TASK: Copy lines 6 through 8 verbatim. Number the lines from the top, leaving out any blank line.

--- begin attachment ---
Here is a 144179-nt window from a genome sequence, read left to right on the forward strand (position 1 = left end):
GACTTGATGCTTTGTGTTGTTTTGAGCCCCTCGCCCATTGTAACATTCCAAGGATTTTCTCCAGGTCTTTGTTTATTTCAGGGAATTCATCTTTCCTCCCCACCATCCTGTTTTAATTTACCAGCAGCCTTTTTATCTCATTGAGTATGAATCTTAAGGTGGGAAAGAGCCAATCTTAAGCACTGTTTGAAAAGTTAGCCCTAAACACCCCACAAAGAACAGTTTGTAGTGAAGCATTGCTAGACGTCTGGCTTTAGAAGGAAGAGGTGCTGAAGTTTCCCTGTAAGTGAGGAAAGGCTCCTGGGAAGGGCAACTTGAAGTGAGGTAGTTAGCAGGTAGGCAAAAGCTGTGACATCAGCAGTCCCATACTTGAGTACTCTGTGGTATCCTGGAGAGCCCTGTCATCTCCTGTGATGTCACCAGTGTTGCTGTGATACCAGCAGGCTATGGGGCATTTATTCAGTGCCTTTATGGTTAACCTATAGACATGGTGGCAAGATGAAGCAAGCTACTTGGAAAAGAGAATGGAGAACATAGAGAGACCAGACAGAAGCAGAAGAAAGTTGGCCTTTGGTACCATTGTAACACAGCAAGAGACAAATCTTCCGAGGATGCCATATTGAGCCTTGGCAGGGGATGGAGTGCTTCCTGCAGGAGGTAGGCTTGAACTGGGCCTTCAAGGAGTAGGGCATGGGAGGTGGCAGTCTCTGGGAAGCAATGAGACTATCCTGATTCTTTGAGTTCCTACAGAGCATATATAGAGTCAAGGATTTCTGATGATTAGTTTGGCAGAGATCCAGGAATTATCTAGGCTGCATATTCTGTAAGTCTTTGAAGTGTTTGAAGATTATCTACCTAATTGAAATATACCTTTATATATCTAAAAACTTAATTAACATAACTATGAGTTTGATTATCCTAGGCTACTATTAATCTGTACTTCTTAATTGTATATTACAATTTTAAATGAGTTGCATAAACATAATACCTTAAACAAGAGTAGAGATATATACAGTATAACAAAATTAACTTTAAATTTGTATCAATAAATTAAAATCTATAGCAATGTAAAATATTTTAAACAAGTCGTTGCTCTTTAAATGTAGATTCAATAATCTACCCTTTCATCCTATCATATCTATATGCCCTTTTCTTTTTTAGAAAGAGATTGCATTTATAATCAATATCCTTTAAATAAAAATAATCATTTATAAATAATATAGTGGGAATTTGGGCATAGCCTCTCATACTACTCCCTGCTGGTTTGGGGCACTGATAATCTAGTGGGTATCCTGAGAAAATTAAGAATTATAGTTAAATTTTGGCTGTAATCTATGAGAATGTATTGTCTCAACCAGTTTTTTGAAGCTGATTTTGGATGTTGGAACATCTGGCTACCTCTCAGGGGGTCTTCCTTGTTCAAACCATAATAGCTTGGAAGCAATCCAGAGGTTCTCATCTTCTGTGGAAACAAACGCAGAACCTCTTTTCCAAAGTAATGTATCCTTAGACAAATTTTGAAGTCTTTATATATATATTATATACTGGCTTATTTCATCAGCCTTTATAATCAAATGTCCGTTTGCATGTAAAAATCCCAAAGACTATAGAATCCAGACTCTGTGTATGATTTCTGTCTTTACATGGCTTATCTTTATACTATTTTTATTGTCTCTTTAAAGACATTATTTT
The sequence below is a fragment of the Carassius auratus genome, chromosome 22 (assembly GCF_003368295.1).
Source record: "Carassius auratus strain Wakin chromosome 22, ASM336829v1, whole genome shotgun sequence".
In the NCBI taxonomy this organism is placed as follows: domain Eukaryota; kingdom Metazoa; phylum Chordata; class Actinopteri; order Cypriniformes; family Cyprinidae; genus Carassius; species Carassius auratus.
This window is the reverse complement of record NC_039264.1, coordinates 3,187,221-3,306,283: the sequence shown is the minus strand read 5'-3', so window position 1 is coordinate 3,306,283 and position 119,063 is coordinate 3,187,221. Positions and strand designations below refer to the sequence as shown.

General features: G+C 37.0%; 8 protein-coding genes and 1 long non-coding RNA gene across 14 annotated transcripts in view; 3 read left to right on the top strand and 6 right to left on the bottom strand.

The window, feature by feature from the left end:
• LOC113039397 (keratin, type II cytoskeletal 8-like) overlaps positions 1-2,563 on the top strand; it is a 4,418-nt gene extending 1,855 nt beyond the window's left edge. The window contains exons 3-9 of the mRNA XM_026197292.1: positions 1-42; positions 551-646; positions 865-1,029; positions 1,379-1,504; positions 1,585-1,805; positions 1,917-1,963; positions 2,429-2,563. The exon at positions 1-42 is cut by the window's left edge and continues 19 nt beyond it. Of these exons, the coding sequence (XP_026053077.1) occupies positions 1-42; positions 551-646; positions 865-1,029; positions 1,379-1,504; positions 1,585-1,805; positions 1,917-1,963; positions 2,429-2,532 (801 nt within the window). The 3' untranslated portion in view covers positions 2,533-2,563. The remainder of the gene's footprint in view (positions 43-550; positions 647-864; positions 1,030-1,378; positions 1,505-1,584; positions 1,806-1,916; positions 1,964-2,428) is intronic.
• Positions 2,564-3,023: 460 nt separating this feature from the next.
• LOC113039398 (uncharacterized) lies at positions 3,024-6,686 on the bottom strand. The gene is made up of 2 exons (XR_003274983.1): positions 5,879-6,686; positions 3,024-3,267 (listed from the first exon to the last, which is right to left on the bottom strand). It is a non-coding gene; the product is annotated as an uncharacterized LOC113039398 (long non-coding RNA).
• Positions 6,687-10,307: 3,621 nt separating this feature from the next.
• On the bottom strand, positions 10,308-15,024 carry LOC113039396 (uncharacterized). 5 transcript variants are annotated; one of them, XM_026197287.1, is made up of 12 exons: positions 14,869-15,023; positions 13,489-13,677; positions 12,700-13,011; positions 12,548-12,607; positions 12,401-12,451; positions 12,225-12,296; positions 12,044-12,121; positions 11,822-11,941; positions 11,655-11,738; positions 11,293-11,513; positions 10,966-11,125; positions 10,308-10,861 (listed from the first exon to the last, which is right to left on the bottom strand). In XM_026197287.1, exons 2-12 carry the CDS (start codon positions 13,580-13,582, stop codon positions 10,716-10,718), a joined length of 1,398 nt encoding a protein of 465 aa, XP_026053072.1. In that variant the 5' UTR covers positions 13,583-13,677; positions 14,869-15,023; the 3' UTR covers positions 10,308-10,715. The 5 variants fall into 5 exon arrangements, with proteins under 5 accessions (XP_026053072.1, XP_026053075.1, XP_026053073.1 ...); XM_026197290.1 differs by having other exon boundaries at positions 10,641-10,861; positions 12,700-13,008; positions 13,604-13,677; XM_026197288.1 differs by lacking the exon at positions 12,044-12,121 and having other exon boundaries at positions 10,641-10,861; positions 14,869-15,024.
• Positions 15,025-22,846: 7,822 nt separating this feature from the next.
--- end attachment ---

This window is the reverse complement of record NC_039264.1, coordinates 3,187,221-3,306,283: the sequence shown is the minus strand read 5'-3', so window position 1 is coordinate 3,306,283 and position 119,063 is coordinate 3,187,221. Positions and strand designations below refer to the sequence as shown.

General features: G+C 37.0%; 8 protein-coding genes and 1 long non-coding RNA gene across 14 annotated transcripts in view; 3 read left to right on the top strand and 6 right to left on the bottom strand.

The window, feature by feature from the left end: